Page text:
- Oakland jury tells Monsanto to pay $2 billion over claim that Roundup caused non-Hodgkin’s lymphoma, though the consensus among scientists is that it doesn’t [Tina Bellon, Reuters, earlier] Both sides in glyphosate trial bombarded Bay Area residents with local paid messaging; did Monsanto use geofencing to run ads on phones inside the courthouse itself? [Scott Greenfield, ABA Journal] Was judge in previous Bay Area glyphosate case swayed by P.R. campaign aimed at her? [Daniel Fisher, Legal NewsLine]
- “Police say Rodriguez was looking at her phone while walking across tracks” [AP/KOIN; Oregon woman suing rail companies over injury]
- Liability reform in Florida, so often stymied in the past, may have clearer road ahead with arrival of new state high court majority [John Haughey, Florida Watchdog]
- Not just mesh, either: “Top 5 Eyebrow-Raising Provisions in Mesh Attorneys’ Retainer Agreements” [Elizabeth Chamblee Burch]
- What is a Maryland General Assembly session without a special fast-track bill to hot-wire money to the benefit of asbestos lawyer Peter Angelos? But this year’s ran aground [Josh Kurtz, Maryland Matters; John O’Brien, Legal NewsLine]
- Car accident scam in eastern Connecticut reaped estimated $600,000 from as many as 50 staged crashes [AP/WTIC]
…By requiring makers of components to pay for damages they did not cause in the name of warnings that the U.S. Navy almost certainly would not have heeded, the Court yields to an impulse to round up deep pockets lest a sympathetic set of litigants otherwise go uncompensated….
In his dissent, Gorsuch points out that [the new standard formulated by Justice Brett Kavanaugh for the majority] not only has no evident grounding in existing tort doctrine but is not in fact easy to apply or predict. …
But it seems almost quaint to ask whether a newly announced legal standard can readily be applied and predicted in the context of asbestos law, a sui generis creation in which the courts regularly extract vast sums from defendants on the basis of legal standards assuredly not recognized in law at the time those defendants acted in the 1950s, 1960s, and 1970s. The implications of assigning retrospective liability to actions lawful at the time loom large and disturbing over continuing expansions of liability like the one announced in today’s case.
- “Illinois Supreme Court Allows No-Injury Biometric Information Privacy Act Claims in Complete Victory for Plaintiffs’ Bar” [Locke Lord] Google’s “which museum portrait is your selfie like?” an early local casualty [Illinois Policy and generally on the law]
- “Class action reform isn’t dead. It’s just not coming from Congress” [Alison Frankel, Reuters]
- To get around Daimler v. Bauman line of cases, state statutes now provide that by registering to do business in the state an out-of-state business consents to general personal jurisdiction. Is that consistent with due process? [Anand Agneshwar and Paige Sharpe, WLF, and on Mallory v. Norfolk Southern Railway case in Pennsylvania; Beck with survey of state statutes]
- “As Pelvic Mesh Settlements Near $8 Billion, Women Question Lawyers’ Fees” [Matthew Goldstein, New York Times, earlier and more]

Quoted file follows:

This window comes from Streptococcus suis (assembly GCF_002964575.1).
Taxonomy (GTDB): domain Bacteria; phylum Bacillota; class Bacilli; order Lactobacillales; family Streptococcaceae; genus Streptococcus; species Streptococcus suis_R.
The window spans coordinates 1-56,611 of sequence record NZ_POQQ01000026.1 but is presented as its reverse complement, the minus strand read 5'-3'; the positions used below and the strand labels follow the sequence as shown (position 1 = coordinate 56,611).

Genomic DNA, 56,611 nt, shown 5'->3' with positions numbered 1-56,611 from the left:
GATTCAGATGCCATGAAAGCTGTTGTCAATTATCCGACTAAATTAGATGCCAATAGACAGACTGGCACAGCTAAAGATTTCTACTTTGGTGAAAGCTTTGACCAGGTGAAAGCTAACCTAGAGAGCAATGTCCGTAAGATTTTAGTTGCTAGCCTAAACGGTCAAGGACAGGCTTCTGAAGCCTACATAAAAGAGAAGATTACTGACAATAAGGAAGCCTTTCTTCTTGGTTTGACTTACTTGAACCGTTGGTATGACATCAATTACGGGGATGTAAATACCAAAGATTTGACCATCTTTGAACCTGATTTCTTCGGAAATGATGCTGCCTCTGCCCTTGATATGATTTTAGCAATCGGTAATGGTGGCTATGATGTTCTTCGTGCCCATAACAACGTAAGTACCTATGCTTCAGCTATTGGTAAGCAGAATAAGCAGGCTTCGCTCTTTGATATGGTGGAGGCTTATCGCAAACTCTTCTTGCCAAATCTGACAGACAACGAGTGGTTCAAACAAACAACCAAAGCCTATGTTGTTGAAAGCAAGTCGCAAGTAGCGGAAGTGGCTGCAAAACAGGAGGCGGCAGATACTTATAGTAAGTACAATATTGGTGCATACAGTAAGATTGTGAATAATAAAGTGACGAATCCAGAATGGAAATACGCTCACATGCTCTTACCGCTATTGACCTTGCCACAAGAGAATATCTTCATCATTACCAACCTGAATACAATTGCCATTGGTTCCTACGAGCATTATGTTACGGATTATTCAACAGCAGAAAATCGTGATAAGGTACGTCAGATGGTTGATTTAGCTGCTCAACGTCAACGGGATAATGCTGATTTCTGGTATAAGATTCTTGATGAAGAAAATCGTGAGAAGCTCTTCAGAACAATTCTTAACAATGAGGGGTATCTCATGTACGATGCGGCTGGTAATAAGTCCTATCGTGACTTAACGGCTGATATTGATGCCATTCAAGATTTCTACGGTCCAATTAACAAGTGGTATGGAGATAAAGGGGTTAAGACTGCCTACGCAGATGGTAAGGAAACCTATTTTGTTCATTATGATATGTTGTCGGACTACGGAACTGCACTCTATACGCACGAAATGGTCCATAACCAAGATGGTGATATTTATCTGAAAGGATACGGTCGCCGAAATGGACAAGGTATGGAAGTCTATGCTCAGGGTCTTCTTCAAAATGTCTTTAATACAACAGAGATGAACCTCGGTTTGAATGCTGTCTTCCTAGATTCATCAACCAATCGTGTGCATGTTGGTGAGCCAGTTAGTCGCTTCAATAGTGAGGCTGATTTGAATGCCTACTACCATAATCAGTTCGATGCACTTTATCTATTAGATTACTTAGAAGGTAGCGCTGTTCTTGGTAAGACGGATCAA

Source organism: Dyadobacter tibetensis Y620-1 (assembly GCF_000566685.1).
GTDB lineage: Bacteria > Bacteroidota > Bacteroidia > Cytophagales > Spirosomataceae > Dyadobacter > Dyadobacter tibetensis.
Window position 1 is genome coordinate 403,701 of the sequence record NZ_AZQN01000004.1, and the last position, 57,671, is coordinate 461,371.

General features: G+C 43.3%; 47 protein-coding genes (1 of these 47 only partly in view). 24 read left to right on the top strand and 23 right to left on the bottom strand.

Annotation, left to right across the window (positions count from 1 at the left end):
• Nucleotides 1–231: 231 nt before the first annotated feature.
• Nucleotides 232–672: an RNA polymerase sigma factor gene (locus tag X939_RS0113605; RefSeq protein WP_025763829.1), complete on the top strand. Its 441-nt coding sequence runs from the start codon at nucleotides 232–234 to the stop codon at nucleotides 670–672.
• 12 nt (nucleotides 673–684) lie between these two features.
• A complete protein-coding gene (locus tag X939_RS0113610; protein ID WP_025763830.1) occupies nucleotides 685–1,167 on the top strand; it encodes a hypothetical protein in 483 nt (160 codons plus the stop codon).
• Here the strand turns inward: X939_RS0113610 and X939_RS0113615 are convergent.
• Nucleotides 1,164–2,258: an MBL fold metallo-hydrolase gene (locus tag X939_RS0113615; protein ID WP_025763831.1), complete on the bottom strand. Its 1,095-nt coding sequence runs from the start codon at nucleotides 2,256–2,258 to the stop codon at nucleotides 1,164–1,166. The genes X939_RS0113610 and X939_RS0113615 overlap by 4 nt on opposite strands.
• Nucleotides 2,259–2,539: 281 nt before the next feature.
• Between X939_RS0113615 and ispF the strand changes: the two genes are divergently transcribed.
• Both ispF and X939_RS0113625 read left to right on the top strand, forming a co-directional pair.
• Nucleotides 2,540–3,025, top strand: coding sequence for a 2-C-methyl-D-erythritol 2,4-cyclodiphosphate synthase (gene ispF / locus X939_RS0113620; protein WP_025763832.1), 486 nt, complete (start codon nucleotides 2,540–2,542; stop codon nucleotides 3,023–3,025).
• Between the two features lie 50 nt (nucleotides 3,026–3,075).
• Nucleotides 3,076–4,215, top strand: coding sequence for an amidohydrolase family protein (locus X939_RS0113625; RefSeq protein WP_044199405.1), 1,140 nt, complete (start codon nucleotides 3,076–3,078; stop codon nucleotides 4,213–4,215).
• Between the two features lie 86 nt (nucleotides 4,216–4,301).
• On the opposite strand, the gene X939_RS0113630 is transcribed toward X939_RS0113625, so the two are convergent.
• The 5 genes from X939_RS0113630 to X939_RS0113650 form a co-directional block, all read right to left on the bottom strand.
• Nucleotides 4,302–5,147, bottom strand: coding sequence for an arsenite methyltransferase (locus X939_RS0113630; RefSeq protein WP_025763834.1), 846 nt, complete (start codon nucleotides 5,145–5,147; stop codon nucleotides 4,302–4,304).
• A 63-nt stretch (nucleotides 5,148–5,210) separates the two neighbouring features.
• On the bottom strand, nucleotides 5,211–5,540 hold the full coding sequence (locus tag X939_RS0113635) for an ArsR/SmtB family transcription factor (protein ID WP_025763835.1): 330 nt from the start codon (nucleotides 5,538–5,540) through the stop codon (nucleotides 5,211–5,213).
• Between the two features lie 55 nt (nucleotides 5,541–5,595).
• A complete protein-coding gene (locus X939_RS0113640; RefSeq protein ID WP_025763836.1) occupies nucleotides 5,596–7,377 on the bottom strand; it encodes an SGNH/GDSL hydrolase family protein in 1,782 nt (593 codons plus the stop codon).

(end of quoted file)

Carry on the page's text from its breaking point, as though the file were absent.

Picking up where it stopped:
- More on Department of Justice crackdown on fraud and mismanagement in asbestos bankruptcy trusts [ABA Journal, AP, Alison Frankel/Reuters, Sen. Chuck Grassley statement, earlier]
- Judge: Port Authority not liable over George Washington Bridge jumpers [Julia Marsh, New York Post]
For years lawyers have been suing Johnson & Johnson claiming that its baby powder has caused ovarian cancer, a theory that has mostly met with failure in court. This summer, however, a St. Louis jury found liability and ordered the company to pay $4.69 billion, on a related theory that asbestos contaminants in the product (as opposed to talc itself) caused the disease. On December 14 Reuters followed with a lengthy piece laying out, and implicitly siding with, the plaintiff lawyers’ accusations; the piece drew wide publicity, and the company’s shares sank by about $50 billion. Some analysts have written that J&J’s lawsuit payouts on the issue could reach $20 billion.
Now a leading business columnist has explained why he doubts that outcome. “Why? Because whether or not the company’s talcum powder contains asbestos, and whether or not it hid that fact from the public, the science remains firmly on J&J’s side.” [Joe Nocera, Bloomberg] How so? “There is no evidence that women who use talcum powder are any more likely to get ovarian cancer than women who don’t. In both California and New Jersey, judges have tossed out cases on exactly this basis.” So while plaintiffs make the most of their dark imputations of a cover-up, what they haven’t shown is that women who used the baby powder are any more likely to contract cancer than those who did not. Nocera: “And this is one mass tort where I’m convinced the science is going to win.”
Meanwhile, Mark Lanier, the Texas-based lawyer who won the St. Louis verdict, freely agrees that his efforts have helped affect J&J’s stock price. “It serves my purposes as a litigator to say, ‘Yes, get their attention; keep driving the stock down.'” [Matthew J. Belvedere, CNBC] And: “New York’s specialized court for asbestos lawsuits could become a pivotal battleground for litigation over talcum powder as plaintiff lawyers seek to establish a record of wins in a court system known for liberal rules and big jury verdicts.” [Daniel Fisher, Forbes]
Modern asbestos litigation has been described as an unending quest for the solvent defendant. Air and Liquid Systems v. DeVries, argued in October before the Supreme Court, presents the question of whether to permit suits against companies that made products containing no asbestos, “on the grounds that they had reason to foresee that the mineral would be used in conjunction with the products they did make.” I discuss the case in this new Reason piece.
More coverage of the oral argument from Brandi Buchman, Courthouse News and Ronald Mann, SCOTUSBlog reporting before and after. See also Robert H. Wright, Washington Legal Foundation; Federalist Society link roundup and video with Justin Torres of King and Spalding (& welcome SCOTUSBlog readers).